It’s old news, but the Sarah Palin v. Family Guy flap shows the danger of dabbling in pop culture references without doing some homework.
The former Governor of Alaska made headlines by smacking Family Guy for a Down Syndrome-afflicted character who claimed her mother was “the former governor of Alaska.” And all of a sudden, it’s the early 1990s again, when Dan Quayle (a Republican who was named as a Vice Presidential candidate despite doubts about his readiness for prime time) took a swipe at the TV show Murphy Brown when the title character had a child out of wedlock.
Family Guy is a poor target for Palin’s ire, featuring frequent jokes about a wheelchair-bound main character and occasional cameos from a Greased-up Deaf Guy. Why start hammering Seth MacFarlane and Company for making fun of the handicapped now?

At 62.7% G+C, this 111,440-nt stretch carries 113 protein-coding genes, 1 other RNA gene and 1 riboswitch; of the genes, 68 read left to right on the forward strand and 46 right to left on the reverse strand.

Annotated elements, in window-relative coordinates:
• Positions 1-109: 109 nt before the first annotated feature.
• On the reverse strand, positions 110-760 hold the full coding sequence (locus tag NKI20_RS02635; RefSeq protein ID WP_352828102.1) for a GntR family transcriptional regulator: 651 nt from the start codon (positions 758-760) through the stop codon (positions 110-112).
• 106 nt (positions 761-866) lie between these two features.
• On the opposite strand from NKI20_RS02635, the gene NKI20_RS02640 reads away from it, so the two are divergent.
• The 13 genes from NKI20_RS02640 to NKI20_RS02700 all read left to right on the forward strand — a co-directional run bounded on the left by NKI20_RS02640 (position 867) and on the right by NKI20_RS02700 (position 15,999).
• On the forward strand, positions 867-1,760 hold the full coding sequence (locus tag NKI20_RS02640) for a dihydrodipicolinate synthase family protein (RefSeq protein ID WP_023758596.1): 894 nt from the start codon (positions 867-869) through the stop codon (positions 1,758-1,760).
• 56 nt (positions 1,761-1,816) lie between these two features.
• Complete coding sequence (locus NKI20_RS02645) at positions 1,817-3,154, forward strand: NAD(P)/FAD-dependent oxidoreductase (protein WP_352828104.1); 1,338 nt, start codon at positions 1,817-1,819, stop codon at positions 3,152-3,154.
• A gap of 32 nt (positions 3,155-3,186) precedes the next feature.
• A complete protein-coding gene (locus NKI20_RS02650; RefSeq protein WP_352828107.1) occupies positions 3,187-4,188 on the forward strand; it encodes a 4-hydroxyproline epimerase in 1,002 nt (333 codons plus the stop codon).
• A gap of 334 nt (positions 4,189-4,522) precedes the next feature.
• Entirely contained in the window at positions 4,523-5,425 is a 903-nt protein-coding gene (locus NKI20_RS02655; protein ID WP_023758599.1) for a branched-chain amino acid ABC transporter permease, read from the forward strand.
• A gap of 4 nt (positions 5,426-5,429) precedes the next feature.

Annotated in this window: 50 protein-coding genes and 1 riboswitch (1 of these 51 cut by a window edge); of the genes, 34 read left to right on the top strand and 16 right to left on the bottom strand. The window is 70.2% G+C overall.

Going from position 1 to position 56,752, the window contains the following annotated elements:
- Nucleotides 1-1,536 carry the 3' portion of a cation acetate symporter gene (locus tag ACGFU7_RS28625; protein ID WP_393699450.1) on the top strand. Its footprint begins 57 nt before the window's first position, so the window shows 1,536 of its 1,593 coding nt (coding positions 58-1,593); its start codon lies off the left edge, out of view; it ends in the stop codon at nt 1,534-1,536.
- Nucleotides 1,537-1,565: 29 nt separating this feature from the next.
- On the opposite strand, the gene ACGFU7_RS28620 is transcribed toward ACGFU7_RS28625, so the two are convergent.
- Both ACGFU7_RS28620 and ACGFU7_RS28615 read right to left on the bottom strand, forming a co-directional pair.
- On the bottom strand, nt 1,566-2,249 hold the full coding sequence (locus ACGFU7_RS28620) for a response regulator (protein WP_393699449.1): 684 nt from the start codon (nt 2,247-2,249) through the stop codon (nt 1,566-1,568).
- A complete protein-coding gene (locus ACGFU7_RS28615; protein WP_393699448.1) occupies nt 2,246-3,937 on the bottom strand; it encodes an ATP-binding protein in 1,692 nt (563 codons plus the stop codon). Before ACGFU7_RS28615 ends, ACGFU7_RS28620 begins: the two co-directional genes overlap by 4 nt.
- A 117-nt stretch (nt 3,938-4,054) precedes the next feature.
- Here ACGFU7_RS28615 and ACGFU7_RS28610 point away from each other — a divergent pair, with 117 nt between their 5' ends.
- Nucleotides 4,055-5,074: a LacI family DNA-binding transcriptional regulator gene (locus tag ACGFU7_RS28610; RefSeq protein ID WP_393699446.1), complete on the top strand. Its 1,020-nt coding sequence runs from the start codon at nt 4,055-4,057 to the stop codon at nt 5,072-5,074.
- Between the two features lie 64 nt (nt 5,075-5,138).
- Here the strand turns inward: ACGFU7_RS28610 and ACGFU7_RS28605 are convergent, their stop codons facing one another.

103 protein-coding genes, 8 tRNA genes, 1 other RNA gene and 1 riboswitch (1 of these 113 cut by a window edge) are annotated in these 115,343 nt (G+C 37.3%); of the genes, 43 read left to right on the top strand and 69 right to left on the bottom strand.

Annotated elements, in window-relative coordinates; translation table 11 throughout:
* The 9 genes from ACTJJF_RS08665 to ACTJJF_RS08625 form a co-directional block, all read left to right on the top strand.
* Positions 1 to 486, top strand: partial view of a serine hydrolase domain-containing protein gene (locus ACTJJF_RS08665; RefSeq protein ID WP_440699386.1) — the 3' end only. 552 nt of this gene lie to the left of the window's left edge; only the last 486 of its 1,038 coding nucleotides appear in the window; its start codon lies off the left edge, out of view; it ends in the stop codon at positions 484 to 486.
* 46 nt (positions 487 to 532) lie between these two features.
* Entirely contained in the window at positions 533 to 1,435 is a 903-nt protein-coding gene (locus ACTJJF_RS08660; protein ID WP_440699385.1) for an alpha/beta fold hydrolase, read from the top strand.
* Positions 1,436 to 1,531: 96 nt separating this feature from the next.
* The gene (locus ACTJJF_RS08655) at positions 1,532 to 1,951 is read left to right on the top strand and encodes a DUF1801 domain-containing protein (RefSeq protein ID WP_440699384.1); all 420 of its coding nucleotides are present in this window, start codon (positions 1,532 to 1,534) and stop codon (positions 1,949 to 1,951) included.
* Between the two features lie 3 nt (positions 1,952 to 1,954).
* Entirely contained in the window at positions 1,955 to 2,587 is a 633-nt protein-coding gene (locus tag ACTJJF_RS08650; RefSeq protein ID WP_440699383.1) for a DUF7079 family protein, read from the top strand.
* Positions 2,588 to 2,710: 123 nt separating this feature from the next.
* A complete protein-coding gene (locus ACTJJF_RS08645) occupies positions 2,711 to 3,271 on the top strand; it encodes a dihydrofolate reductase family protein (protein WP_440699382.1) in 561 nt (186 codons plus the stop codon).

Compounding the issue for Palin is the fact that the actress who claimed to be Palin’s daughter was voiced by an actor with Down syndrome. Suddenly, the actress is in the position of authority on how to handle the issue and Palin is an outsider to the Down syndrome community. If MacFarlane was looking to bait Palin into looking foolish, he could not have planned it better.
This also makes for another early 1990s parallel: one of the Fox Network’s first hits, In Living Color, featured a handicapped superhero played by Damon Wayans. Wayans escaped criticism because he had, as a child, suffered from a club foot.